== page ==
Such skepticism was not fully unwarranted. In preparation for the World Cup, much emphasis was placed on the timely development of three types of infrastructure: the competition venues/stadiums; transportation; and tourist accommodation. Of the ten stadiums that were used for matches, six were newly built or refurbished, while four existing stadiums—used in the past mostly for rugby—were upgraded. All of the stadiums were completed on time, but this was often accompanied by excessive cost escalation and persistent allegations of corruption around tendering processes. The development of road and other transport infrastructure that was undertaken as part of the tournament—many host cities have used the World Cup as an opportunity to develop new urban commuter networks—also saw delays and increases in costs. Before the event, it was not certain whether the country’s tourist facilities would be sufficient to accommodate the expected overseas visitor flow.

The possibility that the tournament could be marred by social unrest constituted a second cluster of challenges. A growing tide of civic action questioned the real social benefit of hosting the World Cup and thereby threatened to derail the event. Authorities had to consider the potential repercussions for the country’s image as well as long-term political fallout from a failed tournament.

As such, the question of whether the World Cup could spark national pride and be the basis for social cohesion became all the more important. There were concerted efforts to re-create the euphoria and sense of national unity that came in the wake of South Africa’s victory in the 1995 Rugby World Cup. For instance, national promotion and loyalty campaigns led by the public sector—national and host city governments—tried to popularize the World Cup in the months before the tournament. Certain days of the week were declared national football days (“Football Fridays”). On these days, citizens were encouraged to wear the colors of the national football team, known as Bafana Bafana, and to brandish World Cup paraphernalia. Programs were held at schools to raise awareness of the event among youths. During the tournament itself, there was a noteworthy level of domestic support for the national and even other African football teams. The tribal horn known as the vuvuzela—reviled by foreign teams and fans but very popular among South Africans from all racial and class backgrounds—became a symbol of an ascendant and harmonious South Africa, another expression of the metaphoric “Rainbow Nation.”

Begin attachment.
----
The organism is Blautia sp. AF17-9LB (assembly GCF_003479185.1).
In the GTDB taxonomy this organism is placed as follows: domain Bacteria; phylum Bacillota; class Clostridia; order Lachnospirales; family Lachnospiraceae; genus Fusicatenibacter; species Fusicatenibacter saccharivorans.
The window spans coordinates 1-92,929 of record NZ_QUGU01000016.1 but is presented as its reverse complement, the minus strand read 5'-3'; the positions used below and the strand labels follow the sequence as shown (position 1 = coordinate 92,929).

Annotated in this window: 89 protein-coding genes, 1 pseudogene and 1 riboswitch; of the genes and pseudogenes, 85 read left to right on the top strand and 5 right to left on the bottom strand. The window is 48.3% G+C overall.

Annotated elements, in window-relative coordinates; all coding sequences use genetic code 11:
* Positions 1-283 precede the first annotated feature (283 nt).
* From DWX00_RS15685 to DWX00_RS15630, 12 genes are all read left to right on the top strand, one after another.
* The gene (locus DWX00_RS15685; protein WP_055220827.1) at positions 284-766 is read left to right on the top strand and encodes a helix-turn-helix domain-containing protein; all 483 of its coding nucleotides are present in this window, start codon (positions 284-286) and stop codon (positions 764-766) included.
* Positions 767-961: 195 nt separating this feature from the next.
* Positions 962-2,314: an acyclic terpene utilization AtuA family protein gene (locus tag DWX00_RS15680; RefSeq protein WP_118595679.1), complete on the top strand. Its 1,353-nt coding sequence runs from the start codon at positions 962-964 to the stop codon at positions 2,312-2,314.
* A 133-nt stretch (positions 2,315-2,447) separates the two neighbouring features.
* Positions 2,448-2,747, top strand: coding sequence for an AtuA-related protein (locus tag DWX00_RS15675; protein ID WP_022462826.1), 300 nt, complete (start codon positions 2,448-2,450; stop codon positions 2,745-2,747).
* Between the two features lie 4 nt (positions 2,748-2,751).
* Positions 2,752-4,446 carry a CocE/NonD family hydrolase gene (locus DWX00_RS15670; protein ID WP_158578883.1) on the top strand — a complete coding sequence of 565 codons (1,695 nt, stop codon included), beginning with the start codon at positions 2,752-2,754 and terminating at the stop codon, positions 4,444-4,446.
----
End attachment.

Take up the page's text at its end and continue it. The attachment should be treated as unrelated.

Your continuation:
From the perspective of the government, the World Cup successfully achieved the historical mission towards racial harmony. The incumbent president, Jacob Zuma, heralded the event as “one of post-apartheid South Africa’s greatest achievements,” and noted that “the wearing of Bafana Bafana jerseys and the display of the rainbow flag everywhere in our country by patriotic South Africans will forever be part of our heritage… [these national colors] unite us and strengthen solidarity.”

Yet, the durability or even authenticity of these expressions of unity, and what they mean in a country where racial divisions persist, are unclear. A critical view advanced by some of the country’s prominent civil society leaders and intellectuals sees the World Cup celebrations as a short-lived moment of “fake nationhood” without real substance or indications of real societal transformation. It is noteworthy that in the years since the tournament South Africa has been plagued by record levels of civil unrest and labor strikes related to demands for service delivery and higher wages. These protests have, worryingly, sometimes been met with violent responses by the police, as witnessed by the widely publicized killing of scores of striking miners at a platinum facility in late 2012. All this suggests a low sense of national cohesion, with race, along with class, constituting major factors of division. Indeed, expectations before the FIFA tournament that it could recreate the euphoria of the 1995 Rugby World Cup never seemed to have materialized.